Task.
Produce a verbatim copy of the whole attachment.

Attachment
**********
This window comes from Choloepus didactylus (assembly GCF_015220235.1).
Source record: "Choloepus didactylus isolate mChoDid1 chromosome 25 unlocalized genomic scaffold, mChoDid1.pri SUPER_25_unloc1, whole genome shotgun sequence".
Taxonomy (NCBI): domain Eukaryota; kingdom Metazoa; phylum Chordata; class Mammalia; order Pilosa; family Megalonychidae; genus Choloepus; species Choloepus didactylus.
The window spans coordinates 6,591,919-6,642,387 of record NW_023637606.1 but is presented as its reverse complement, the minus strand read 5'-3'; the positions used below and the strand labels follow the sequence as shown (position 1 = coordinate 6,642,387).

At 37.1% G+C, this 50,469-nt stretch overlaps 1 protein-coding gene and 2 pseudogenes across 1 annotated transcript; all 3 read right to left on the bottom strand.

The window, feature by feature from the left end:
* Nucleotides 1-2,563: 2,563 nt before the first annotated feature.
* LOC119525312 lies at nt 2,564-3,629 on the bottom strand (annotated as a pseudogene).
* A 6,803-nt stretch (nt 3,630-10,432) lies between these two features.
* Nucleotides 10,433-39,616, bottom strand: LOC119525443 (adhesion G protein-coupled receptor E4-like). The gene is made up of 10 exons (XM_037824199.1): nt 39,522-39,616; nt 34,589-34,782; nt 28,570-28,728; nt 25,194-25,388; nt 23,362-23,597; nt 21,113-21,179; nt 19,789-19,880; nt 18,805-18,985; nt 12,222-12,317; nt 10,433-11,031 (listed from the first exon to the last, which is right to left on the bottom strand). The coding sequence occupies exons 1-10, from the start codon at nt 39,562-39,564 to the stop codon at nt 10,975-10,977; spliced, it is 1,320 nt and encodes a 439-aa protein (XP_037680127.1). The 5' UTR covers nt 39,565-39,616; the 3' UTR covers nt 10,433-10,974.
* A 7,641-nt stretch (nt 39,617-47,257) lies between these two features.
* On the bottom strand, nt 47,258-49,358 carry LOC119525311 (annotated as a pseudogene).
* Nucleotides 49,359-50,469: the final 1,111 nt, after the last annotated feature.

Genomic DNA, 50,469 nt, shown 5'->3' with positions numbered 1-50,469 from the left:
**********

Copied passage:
This window comes from Choloepus didactylus (assembly GCF_015220235.1).
Source record: "Choloepus didactylus isolate mChoDid1 chromosome 25 unlocalized genomic scaffold, mChoDid1.pri SUPER_25_unloc1, whole genome shotgun sequence".
Taxonomy (NCBI): domain Eukaryota; kingdom Metazoa; phylum Chordata; class Mammalia; order Pilosa; family Megalonychidae; genus Choloepus; species Choloepus didactylus.
The window spans coordinates 6,591,919-6,642,387 of record NW_023637606.1 but is presented as its reverse complement, the minus strand read 5'-3'; the positions used below and the strand labels follow the sequence as shown (position 1 = coordinate 6,642,387).

At 37.1% G+C, this 50,469-nt stretch overlaps 1 protein-coding gene and 2 pseudogenes across 1 annotated transcript; all 3 read right to left on the bottom strand.

The window, feature by feature from the left end:
* Nucleotides 1-2,563: 2,563 nt before the first annotated feature.
* LOC119525312 lies at nt 2,564-3,629 on the bottom strand (annotated as a pseudogene).
* A 6,803-nt stretch (nt 3,630-10,432) lies between these two features.
* Nucleotides 10,433-39,616, bottom strand: LOC119525443 (adhesion G protein-coupled receptor E4-like). The gene is made up of 10 exons (XM_037824199.1): nt 39,522-39,616; nt 34,589-34,782; nt 28,570-28,728; nt 25,194-25,388; nt 23,362-23,597; nt 21,113-21,179; nt 19,789-19,880; nt 18,805-18,985; nt 12,222-12,317; nt 10,433-11,031 (listed from the first exon to the last, which is right to left on the bottom strand). The coding sequence occupies exons 1-10, from the start codon at nt 39,562-39,564 to the stop codon at nt 10,975-10,977; spliced, it is 1,320 nt and encodes a 439-aa protein (XP_037680127.1). The 5' UTR covers nt 39,565-39,616; the 3' UTR covers nt 10,433-10,974.
* A 7,641-nt stretch (nt 39,617-47,257) lies between these two features.
* On the bottom strand, nt 47,258-49,358 carry LOC119525311 (annotated as a pseudogene).
* Nucleotides 49,359-50,469: the final 1,111 nt, after the last annotated feature.

Genomic DNA, 50,469 nt, shown 5'->3' with positions numbered 1-50,469 from the left: